Curious minds select the most fascinating podcasts from around the world. Discover hand-piqd audio recommendations on your favorite topics.
Daria Sukharchuk is a journalist based in Berlin, where she works as a news anchor for Russian-language OstWest.tv. Her writing has appeared in Motherboard and ZEIT Online, Cosmopolitan, as well as Afisha (Moscow's leading city magazine). She specializes on the topic of human rights, migration, and mental health.
She has her BA in Chinese history, and, never having forgotten her history background, has also contributed to the educational project1917.com.
This is an animation of Maya Angelou's childhood memory – a story she heard from her stepfather's friends, professional con men. Those black men, who had no opportunity to have proper careers, had to resolve to shady schemes to support themselves. The story itself is almost comically absurd and includes a whole bunch of stereotypes: a greedy white Southerner "who knows 'em n*s", a supposedly naive Native American (another con artist), an entrepreneurial Yankee from New York (con man too), and, of course, the two Black men who invented the whole scheme.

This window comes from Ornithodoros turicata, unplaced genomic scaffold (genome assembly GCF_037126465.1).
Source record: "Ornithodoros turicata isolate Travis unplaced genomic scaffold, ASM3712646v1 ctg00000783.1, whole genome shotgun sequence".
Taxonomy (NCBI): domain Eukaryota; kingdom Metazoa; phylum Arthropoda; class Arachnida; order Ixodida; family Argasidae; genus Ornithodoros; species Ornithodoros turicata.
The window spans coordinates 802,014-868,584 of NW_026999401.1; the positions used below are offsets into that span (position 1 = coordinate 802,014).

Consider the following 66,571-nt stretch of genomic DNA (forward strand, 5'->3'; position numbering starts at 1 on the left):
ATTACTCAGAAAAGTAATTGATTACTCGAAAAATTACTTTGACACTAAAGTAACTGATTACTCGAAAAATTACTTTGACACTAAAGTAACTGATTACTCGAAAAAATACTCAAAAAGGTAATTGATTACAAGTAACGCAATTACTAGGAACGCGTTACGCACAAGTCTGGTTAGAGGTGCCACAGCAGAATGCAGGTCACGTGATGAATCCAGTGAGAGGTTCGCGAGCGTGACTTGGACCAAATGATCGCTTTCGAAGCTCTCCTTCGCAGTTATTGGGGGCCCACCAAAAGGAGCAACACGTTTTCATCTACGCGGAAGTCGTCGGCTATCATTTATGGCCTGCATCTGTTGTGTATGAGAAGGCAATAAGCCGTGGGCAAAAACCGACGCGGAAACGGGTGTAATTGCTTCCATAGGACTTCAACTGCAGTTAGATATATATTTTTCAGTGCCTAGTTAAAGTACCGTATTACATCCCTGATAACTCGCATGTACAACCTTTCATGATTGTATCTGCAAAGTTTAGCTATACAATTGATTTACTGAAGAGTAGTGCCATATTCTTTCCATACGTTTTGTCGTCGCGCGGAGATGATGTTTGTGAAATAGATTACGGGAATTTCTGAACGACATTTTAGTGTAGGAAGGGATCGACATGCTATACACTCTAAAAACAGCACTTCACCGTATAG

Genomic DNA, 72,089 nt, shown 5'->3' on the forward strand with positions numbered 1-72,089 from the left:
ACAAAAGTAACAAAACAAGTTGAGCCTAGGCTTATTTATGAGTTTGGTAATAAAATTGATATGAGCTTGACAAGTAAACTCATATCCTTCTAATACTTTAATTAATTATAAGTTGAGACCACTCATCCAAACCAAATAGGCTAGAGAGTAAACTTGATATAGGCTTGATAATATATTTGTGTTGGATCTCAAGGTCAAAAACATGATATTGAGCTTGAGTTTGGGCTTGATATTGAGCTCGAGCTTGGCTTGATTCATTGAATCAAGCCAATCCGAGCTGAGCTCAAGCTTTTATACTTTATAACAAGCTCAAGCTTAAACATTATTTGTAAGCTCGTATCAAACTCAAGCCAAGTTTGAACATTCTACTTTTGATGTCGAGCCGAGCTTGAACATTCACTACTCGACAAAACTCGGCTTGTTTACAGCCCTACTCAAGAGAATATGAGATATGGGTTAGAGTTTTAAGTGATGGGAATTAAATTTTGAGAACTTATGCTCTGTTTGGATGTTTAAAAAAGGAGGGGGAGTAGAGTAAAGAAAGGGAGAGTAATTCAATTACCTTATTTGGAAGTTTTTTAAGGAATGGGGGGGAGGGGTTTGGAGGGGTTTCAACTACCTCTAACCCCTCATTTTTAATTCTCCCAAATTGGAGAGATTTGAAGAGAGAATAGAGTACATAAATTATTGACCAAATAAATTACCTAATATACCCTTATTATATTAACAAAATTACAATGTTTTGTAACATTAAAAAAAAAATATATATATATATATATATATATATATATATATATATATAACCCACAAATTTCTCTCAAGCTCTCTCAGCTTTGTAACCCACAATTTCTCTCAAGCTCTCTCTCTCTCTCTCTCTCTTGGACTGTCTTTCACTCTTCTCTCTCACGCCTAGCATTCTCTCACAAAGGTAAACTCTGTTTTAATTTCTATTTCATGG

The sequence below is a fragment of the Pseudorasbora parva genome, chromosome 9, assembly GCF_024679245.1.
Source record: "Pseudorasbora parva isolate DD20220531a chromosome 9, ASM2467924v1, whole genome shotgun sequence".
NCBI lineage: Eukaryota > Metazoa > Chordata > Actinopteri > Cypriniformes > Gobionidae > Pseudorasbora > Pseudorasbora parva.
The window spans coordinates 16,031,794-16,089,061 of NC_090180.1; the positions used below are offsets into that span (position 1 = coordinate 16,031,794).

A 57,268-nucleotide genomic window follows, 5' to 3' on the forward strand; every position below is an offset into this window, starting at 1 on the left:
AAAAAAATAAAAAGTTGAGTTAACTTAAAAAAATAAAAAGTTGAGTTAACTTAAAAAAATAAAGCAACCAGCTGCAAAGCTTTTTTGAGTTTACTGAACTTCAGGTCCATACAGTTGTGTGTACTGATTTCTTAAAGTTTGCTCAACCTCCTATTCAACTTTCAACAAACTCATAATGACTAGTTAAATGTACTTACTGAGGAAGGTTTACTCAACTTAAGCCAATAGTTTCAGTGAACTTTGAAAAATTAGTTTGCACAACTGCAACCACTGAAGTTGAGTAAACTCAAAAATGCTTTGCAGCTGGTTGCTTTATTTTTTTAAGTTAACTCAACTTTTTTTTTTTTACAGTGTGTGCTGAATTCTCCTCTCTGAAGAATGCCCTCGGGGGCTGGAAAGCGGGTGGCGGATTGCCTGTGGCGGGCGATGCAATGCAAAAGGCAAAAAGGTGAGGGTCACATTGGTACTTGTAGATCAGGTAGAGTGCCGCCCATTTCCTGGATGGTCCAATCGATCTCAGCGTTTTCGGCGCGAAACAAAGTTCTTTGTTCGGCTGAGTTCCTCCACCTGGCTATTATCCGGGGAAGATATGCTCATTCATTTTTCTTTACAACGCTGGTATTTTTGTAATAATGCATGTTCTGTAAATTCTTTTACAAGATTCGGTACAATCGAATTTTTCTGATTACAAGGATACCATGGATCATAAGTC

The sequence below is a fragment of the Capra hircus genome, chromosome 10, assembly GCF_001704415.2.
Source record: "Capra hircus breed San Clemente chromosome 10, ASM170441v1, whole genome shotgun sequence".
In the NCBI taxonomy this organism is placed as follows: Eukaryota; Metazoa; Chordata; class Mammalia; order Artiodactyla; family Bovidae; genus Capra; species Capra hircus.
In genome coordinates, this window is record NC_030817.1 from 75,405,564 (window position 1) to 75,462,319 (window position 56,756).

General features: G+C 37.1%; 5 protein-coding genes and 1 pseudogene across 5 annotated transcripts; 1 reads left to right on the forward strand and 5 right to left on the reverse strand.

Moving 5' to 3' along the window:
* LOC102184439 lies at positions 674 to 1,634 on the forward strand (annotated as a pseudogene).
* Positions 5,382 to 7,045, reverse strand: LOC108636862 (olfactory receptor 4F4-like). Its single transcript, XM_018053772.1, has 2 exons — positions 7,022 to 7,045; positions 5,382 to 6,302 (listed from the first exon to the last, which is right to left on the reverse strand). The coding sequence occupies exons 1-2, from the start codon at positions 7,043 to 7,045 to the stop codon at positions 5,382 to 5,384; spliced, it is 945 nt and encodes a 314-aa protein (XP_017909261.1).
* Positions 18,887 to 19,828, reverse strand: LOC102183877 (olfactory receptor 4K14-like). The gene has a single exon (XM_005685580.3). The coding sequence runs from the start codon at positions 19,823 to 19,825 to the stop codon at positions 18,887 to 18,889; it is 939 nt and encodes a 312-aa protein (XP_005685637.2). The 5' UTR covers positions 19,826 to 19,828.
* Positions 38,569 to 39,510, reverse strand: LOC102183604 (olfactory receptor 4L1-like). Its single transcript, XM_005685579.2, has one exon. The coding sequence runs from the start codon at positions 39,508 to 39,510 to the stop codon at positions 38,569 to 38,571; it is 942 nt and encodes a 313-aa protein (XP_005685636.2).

It is stories like this one that show the true cost of segregation: not only does it rob clever people from opportunities; just as it makes it acceptable for the dominant majority to oppress the segregated minority, it makes it acceptable for the minority to fool the majority. It stops people from seeing each other as fully human.